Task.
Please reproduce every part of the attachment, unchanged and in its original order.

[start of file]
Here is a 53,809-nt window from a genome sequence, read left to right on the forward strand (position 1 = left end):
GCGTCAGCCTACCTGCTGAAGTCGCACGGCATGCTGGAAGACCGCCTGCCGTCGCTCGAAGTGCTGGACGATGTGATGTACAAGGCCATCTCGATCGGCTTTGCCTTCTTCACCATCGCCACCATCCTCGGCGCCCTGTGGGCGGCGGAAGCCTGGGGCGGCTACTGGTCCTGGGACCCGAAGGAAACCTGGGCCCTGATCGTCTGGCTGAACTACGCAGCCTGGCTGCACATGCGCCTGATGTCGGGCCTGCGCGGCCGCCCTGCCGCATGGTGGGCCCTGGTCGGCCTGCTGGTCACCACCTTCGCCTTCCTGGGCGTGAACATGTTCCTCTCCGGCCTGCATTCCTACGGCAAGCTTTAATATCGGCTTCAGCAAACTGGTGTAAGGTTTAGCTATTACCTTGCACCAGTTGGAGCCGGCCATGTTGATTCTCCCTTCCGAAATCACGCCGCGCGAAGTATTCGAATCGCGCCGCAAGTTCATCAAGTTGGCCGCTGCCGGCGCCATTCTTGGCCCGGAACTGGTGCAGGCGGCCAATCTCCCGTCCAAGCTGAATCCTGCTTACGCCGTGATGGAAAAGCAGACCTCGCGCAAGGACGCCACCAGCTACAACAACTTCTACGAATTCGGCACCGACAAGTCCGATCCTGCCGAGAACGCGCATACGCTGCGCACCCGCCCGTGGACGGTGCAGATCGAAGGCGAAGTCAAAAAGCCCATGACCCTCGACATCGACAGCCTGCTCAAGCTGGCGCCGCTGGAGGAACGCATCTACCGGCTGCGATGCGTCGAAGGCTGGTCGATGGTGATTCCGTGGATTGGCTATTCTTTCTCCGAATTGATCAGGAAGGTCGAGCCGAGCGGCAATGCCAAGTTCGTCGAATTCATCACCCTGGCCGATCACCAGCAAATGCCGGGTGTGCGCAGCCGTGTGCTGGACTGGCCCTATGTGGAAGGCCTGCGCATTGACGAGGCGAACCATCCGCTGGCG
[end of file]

Here is a 53,809-nt window from a genome sequence, read left to right on the forward strand (position 1 = left end):
GCGTCAGCCTACCTGCTGAAGTCGCACGGCATGCTGGAAGACCGCCTGCCGTCGCTCGAAGTGCTGGACGATGTGATGTACAAGGCCATCTCGATCGGCTTTGCCTTCTTCACCATCGCCACCATCCTCGGCGCCCTGTGGGCGGCGGAAGCCTGGGGCGGCTACTGGTCCTGGGACCCGAAGGAAACCTGGGCCCTGATCGTCTGGCTGAACTACGCAGCCTGGCTGCACATGCGCCTGATGTCGGGCCTGCGCGGCCGCCCTGCCGCATGGTGGGCCCTGGTCGGCCTGCTGGTCACCACCTTCGCCTTCCTGGGCGTGAACATGTTCCTCTCCGGCCTGCATTCCTACGGCAAGCTTTAATATCGGCTTCAGCAAACTGGTGTAAGGTTTAGCTATTACCTTGCACCAGTTGGAGCCGGCCATGTTGATTCTCCCTTCCGAAATCACGCCGCGCGAAGTATTCGAATCGCGCCGCAAGTTCATCAAGTTGGCCGCTGCCGGCGCCATTCTTGGCCCGGAACTGGTGCAGGCGGCCAATCTCCCGTCCAAGCTGAATCCTGCTTACGCCGTGATGGAAAAGCAGACCTCGCGCAAGGACGCCACCAGCTACAACAACTTCTACGAATTCGGCACCGACAAGTCCGATCCTGCCGAGAACGCGCATACGCTGCGCACCCGCCCGTGGACGGTGCAGATCGAAGGCGAAGTCAAAAAGCCCATGACCCTCGACATCGACAGCCTGCTCAAGCTGGCGCCGCTGGAGGAACGCATCTACCGGCTGCGATGCGTCGAAGGCTGGTCGATGGTGATTCCGTGGATTGGCTATTCTTTCTCCGAATTGATCAGGAAGGTCGAGCCGAGCGGCAATGCCAAGTTCGTCGAATTCATCACCCTGGCCGATCACCAGCAAATGCCGGGTGTGCGCAGCCGTGTGCTGGACTGGCCCTATGTGGAAGGCCTGCGCATTGACGAGGCGAACCATCCGCTGGCG